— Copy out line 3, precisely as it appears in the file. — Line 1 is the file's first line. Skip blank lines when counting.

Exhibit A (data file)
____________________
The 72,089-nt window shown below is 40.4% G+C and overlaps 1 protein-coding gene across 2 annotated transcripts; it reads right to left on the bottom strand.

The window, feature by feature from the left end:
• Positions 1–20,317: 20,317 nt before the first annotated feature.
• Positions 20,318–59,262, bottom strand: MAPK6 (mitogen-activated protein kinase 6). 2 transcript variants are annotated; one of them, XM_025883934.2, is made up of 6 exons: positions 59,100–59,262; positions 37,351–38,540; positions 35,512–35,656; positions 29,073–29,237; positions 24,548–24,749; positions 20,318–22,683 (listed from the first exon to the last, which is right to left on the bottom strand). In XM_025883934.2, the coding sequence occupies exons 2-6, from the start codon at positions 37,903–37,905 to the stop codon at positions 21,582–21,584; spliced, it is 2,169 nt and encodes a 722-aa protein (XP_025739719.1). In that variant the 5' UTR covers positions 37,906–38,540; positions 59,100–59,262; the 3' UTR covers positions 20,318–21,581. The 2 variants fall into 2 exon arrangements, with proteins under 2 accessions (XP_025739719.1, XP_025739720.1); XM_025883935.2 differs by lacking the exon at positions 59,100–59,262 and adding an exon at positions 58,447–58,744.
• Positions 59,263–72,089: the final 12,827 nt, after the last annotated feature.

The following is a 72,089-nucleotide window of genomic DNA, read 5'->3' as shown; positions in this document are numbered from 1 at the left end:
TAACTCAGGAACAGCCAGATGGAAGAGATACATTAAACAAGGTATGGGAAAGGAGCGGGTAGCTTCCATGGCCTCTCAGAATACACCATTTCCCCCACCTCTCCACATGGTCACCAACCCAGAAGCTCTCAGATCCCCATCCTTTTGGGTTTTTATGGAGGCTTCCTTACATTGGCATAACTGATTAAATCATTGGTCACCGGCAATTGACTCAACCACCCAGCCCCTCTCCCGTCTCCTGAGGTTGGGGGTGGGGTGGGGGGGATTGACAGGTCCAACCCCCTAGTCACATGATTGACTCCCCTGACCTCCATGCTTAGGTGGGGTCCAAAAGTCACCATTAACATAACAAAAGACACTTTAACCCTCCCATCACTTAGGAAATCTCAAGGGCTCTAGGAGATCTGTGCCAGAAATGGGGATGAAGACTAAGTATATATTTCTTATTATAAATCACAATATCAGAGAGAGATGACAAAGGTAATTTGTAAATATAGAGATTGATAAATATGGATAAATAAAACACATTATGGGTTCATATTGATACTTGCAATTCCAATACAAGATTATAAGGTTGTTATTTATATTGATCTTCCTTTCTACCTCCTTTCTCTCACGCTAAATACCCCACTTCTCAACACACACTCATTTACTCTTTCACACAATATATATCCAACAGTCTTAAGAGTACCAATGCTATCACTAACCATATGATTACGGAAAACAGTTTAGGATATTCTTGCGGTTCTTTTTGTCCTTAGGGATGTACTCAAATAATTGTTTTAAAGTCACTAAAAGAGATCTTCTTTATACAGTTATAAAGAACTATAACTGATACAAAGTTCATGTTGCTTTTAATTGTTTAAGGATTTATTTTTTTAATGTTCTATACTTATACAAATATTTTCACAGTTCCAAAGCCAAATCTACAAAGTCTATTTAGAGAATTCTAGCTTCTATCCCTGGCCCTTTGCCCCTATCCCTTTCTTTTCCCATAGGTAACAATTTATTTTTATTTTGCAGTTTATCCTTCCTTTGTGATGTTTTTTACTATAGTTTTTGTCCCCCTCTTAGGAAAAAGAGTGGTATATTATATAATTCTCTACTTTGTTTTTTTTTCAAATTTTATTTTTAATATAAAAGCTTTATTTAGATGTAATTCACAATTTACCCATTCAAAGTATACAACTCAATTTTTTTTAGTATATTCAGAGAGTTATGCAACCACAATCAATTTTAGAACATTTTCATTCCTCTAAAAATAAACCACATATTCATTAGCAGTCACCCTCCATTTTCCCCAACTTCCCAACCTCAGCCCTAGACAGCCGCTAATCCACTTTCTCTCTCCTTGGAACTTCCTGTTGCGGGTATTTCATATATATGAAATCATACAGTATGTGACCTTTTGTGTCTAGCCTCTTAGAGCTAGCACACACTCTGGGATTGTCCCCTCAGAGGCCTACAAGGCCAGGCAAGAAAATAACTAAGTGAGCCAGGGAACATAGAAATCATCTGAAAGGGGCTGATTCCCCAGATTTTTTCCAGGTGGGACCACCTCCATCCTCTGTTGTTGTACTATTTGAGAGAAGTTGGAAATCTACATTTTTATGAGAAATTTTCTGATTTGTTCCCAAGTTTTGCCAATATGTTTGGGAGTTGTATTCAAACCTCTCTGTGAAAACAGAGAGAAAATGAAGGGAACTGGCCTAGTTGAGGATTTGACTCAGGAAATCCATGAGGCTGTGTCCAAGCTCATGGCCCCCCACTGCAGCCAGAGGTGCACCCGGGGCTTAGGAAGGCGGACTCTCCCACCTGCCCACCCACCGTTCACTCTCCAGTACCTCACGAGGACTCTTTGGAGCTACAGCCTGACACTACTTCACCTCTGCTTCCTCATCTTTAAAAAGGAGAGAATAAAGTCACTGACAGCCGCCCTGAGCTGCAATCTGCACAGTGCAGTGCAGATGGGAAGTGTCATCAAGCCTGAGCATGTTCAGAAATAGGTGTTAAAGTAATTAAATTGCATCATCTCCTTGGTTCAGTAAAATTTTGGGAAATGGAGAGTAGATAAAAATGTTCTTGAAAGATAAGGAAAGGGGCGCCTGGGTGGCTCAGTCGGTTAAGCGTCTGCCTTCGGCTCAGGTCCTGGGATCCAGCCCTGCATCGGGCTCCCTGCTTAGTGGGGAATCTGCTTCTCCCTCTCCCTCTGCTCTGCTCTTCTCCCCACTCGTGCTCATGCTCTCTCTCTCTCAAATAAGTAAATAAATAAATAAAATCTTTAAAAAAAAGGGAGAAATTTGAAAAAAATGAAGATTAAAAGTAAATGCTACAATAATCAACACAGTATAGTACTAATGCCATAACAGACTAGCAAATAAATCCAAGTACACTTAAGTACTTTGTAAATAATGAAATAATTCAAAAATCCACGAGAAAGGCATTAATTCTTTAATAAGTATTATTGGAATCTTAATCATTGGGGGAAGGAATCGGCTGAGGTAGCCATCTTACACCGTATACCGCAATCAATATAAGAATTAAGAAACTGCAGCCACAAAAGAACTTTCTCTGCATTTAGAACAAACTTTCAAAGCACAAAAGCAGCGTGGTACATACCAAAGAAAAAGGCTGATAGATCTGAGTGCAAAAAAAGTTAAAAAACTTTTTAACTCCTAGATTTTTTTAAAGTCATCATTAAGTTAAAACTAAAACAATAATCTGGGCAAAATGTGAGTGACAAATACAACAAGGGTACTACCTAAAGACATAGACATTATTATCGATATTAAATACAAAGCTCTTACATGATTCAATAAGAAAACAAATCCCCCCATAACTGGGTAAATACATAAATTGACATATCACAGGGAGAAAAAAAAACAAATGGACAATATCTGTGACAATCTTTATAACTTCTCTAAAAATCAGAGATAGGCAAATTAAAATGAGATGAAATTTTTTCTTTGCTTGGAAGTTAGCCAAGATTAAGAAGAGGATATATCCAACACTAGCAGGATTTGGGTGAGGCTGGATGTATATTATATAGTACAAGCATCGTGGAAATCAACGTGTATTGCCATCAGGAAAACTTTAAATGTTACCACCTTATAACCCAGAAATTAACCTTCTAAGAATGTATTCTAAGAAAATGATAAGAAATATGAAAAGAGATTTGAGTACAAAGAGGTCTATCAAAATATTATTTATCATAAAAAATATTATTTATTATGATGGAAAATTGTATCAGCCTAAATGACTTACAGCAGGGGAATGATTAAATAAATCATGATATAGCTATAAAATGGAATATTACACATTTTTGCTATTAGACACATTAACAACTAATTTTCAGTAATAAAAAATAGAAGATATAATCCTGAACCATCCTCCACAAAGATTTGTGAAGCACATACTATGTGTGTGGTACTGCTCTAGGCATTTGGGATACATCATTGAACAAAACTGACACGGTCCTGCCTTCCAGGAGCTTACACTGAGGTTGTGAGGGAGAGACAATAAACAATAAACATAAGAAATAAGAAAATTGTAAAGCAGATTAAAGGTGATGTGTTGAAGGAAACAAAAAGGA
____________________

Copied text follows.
• Positions 1–20,317: 20,317 nt before the first annotated feature.